4.3.2 Guilt

Whenever human beings violate God's will, they sin and thereby incur guilt before God. Guilt is manifest when God in His righteousness and omniscience holds this misconduct against an individual who has committed a sin. The magnitude of guilt incurred can only be measured by God.


The extent of such guilt may vary: the knowledge and motivation of the sinner with regard to his actions are decisive factors here. Likewise, certain influences to which human beings are exposed may play a role, such as their general circumstances of life, social structures, statutory norms, emergency situations, and pathological dispositions. The guilt incurred by a particular sin may in one case be virtually non-existent, while in another case, it may be so severe as to "cry out to God" (Genesis 4: 10). From all of this it is clear that guilt, in contrast to sin, can be relativised.


God, in His love, wishes to redeem human beings from sin, and free them from guilt. The sacrifice of Christ, the epitome of divine salvific activity, serves to this end.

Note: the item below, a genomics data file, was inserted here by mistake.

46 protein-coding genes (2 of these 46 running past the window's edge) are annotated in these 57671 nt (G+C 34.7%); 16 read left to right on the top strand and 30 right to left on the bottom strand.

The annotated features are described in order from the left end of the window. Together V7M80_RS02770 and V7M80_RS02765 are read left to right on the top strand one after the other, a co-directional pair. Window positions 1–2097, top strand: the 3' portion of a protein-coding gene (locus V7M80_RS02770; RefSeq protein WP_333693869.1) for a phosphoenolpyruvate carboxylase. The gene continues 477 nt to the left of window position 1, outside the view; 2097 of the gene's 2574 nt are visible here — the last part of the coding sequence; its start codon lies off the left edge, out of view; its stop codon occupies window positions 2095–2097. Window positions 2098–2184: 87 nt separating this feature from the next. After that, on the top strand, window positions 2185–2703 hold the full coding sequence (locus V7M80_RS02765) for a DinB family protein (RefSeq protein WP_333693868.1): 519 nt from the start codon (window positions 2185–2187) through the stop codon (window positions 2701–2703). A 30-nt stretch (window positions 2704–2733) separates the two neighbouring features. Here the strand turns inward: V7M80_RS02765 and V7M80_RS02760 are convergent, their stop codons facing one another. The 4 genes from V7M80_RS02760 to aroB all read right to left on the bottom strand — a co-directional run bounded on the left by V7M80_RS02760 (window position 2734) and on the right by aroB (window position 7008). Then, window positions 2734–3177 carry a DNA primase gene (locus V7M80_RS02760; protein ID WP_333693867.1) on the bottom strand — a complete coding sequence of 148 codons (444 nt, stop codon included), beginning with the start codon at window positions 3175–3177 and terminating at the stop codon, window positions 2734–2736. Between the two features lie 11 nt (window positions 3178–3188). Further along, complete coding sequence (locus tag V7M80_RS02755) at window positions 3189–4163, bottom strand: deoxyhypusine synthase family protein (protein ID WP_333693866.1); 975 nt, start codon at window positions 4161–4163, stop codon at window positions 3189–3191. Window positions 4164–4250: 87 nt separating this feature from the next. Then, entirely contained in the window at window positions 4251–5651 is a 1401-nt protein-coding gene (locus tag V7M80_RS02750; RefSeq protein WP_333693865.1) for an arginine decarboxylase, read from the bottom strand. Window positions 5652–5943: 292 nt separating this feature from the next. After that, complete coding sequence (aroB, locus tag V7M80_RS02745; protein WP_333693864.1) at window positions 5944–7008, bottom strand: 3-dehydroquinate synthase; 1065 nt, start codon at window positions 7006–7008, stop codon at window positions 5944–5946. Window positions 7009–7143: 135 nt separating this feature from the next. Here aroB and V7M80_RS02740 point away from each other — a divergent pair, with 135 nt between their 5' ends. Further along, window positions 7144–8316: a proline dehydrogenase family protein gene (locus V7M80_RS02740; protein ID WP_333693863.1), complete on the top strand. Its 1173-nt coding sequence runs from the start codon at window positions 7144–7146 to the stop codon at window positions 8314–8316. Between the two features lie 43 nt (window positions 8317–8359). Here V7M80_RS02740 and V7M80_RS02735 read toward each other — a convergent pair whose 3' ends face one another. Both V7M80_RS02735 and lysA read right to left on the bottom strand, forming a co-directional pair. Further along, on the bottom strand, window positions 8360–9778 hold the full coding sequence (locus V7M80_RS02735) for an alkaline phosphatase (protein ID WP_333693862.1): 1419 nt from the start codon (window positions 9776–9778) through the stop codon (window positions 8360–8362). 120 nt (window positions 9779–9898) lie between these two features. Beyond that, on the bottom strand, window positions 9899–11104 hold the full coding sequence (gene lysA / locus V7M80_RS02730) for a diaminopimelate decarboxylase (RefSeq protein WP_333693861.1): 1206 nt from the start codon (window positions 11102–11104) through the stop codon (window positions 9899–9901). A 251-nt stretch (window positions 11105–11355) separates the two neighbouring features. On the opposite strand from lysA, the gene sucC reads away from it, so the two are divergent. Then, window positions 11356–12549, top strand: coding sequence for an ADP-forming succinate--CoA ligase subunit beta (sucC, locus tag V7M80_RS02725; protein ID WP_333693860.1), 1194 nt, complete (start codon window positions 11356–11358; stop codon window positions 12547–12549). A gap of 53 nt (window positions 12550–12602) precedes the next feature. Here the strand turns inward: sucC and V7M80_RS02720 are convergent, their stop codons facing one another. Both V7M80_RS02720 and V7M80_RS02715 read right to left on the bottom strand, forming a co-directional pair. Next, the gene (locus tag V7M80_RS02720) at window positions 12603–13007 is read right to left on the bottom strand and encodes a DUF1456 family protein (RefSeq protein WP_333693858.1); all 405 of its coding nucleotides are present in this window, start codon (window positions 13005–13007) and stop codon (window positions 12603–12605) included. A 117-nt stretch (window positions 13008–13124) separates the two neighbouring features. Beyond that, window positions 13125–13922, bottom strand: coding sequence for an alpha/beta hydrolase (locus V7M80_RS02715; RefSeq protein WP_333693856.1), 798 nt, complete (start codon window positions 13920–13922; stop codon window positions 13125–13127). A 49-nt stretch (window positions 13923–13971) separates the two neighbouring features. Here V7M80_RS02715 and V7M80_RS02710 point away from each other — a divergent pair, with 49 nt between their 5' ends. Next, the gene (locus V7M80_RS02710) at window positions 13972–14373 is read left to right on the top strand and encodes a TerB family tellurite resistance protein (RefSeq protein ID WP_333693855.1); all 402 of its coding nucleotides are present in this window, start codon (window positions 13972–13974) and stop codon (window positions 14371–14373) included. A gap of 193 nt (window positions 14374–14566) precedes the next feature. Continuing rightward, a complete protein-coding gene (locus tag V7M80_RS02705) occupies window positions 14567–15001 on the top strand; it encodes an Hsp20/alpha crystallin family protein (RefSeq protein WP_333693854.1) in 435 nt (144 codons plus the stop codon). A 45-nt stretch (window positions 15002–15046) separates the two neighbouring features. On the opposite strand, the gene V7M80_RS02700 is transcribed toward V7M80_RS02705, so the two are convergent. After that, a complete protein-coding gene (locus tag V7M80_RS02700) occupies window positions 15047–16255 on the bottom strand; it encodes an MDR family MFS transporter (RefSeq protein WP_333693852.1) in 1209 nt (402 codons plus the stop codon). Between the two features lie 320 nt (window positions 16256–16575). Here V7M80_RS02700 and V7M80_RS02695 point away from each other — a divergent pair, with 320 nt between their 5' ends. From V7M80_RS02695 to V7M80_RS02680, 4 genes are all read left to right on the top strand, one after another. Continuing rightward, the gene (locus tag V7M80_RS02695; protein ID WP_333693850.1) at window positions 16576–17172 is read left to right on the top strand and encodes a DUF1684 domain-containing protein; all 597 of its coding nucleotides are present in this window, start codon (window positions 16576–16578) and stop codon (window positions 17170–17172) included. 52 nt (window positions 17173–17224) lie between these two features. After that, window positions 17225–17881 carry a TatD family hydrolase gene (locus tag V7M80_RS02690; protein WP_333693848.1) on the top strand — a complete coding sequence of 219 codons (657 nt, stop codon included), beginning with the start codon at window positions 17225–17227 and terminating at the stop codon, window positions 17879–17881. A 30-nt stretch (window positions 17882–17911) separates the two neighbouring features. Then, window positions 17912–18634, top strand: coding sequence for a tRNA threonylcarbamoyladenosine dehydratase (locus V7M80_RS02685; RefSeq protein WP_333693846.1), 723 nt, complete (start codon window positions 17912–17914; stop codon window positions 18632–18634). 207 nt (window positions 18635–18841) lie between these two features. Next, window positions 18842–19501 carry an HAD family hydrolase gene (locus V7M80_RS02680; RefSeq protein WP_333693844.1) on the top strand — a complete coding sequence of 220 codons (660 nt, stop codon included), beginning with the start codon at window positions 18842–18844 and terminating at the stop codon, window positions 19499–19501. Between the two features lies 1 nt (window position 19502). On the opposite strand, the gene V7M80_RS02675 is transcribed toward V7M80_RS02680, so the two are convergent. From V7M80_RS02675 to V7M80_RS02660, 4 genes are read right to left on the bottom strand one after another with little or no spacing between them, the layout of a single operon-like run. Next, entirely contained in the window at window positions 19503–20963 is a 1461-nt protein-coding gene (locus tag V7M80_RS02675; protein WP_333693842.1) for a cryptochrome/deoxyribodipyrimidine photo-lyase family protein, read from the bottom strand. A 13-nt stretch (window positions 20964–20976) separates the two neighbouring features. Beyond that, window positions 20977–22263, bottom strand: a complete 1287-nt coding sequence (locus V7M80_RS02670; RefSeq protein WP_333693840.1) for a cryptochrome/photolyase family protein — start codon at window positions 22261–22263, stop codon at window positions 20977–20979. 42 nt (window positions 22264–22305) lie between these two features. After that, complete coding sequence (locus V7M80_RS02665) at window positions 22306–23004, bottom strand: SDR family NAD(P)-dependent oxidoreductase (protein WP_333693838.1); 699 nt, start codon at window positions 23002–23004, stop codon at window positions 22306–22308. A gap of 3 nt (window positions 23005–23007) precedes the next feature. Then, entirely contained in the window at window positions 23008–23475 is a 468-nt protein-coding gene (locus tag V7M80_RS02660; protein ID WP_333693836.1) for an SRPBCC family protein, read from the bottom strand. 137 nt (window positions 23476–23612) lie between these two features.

Sin and guilt must be distinguished from one another. (4.3→)


Sin is everything that opposes the will of God and runs counter to His nature. Every sin separates from God and must be forgiven. Whether or not something is a sin lies exclusively in the divine will. By no means can human beings define on their own what constitutes sin. (4.3.1→)


Guilt is incurred when God in His righteousness and omniscience holds the misconduct of a human being against him when he has committed a sin. The seriousness of the guilt incurred can vary. God alone measures it. In contrast to sin, guilt can be relativised. (4.3.2→)